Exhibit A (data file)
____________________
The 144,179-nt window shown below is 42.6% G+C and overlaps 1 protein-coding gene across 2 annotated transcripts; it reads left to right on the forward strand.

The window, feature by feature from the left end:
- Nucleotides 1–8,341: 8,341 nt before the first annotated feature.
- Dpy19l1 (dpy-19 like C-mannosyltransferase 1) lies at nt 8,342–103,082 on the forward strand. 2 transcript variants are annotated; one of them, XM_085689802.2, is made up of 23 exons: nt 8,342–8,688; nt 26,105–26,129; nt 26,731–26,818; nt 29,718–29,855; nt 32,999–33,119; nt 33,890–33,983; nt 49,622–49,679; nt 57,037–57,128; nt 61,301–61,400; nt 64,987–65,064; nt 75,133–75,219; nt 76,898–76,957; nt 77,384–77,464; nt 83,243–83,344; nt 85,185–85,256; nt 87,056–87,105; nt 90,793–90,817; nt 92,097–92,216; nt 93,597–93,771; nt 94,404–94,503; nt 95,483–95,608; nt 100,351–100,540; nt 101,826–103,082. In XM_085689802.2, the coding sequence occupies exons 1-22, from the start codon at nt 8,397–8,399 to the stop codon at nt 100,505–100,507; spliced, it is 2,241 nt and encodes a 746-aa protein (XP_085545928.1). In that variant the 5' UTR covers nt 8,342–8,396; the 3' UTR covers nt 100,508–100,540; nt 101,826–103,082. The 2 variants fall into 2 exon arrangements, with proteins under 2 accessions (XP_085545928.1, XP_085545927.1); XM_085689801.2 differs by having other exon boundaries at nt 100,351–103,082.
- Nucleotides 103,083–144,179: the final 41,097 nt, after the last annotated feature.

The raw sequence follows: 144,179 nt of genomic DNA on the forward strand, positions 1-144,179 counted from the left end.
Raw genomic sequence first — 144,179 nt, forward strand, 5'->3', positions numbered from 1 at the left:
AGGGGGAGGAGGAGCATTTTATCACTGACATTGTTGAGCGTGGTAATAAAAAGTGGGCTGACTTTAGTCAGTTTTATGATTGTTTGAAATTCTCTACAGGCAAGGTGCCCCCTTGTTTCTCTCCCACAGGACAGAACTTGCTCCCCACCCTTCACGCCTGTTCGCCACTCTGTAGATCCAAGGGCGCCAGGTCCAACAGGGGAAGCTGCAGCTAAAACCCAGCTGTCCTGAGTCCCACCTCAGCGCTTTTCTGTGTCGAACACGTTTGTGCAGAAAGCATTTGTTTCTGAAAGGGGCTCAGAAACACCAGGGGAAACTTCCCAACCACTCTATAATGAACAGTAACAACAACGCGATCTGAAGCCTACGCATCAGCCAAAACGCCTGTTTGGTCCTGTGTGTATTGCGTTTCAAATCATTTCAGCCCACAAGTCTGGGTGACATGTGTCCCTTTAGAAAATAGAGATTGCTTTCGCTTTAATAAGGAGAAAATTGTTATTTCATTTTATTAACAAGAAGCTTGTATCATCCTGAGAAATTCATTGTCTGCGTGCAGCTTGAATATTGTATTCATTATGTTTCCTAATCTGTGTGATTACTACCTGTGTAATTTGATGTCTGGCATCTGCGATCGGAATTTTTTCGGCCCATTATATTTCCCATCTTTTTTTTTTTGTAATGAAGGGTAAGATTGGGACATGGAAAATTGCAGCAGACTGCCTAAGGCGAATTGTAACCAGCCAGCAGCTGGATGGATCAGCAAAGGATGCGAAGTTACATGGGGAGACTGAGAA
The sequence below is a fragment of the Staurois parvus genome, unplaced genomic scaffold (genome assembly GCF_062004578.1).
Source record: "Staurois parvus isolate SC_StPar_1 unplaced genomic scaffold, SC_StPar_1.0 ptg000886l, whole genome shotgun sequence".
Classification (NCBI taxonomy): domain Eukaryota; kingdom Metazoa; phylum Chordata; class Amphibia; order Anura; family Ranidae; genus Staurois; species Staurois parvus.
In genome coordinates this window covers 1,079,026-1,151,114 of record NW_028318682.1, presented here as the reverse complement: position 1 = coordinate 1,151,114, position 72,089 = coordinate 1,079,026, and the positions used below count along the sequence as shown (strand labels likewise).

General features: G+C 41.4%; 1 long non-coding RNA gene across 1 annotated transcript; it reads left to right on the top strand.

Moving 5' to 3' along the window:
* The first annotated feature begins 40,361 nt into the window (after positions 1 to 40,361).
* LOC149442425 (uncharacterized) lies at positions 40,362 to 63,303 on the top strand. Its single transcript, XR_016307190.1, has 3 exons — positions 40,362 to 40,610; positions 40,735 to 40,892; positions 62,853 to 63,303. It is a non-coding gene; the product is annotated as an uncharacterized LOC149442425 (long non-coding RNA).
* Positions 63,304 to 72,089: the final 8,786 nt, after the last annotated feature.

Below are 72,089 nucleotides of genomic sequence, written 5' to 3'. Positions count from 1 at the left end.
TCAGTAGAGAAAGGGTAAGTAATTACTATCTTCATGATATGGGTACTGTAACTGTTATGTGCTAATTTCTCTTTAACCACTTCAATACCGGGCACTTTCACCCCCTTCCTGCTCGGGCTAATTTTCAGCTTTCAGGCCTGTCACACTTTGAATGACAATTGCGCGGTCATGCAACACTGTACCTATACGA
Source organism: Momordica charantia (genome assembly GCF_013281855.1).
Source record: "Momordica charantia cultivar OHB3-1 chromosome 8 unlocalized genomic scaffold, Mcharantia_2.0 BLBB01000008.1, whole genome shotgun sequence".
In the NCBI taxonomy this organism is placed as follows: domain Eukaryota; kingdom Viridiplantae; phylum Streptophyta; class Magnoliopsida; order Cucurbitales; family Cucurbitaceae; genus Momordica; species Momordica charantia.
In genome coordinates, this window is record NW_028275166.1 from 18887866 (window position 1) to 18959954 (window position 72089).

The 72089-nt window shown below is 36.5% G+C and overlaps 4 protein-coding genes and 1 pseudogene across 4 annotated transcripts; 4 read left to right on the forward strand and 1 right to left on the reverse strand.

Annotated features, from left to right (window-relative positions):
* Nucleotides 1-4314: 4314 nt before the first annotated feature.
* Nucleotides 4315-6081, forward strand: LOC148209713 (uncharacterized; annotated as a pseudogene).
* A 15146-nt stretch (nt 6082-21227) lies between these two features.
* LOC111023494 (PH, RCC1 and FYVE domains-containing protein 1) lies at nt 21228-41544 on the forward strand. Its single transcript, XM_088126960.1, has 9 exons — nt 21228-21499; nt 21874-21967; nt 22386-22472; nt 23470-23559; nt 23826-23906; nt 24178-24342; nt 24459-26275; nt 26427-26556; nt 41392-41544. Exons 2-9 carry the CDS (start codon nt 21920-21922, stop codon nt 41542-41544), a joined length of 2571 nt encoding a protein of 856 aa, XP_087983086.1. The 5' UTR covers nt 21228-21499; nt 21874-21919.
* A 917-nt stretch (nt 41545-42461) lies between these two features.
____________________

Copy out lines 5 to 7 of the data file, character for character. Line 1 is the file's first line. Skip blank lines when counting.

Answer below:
- Nucleotides 103,083–144,179: the final 41,097 nt, after the last annotated feature.

The raw sequence follows: 144,179 nt of genomic DNA on the forward strand, positions 1-144,179 counted from the left end.
Raw genomic sequence first — 144,179 nt, forward strand, 5'->3', positions numbered from 1 at the left: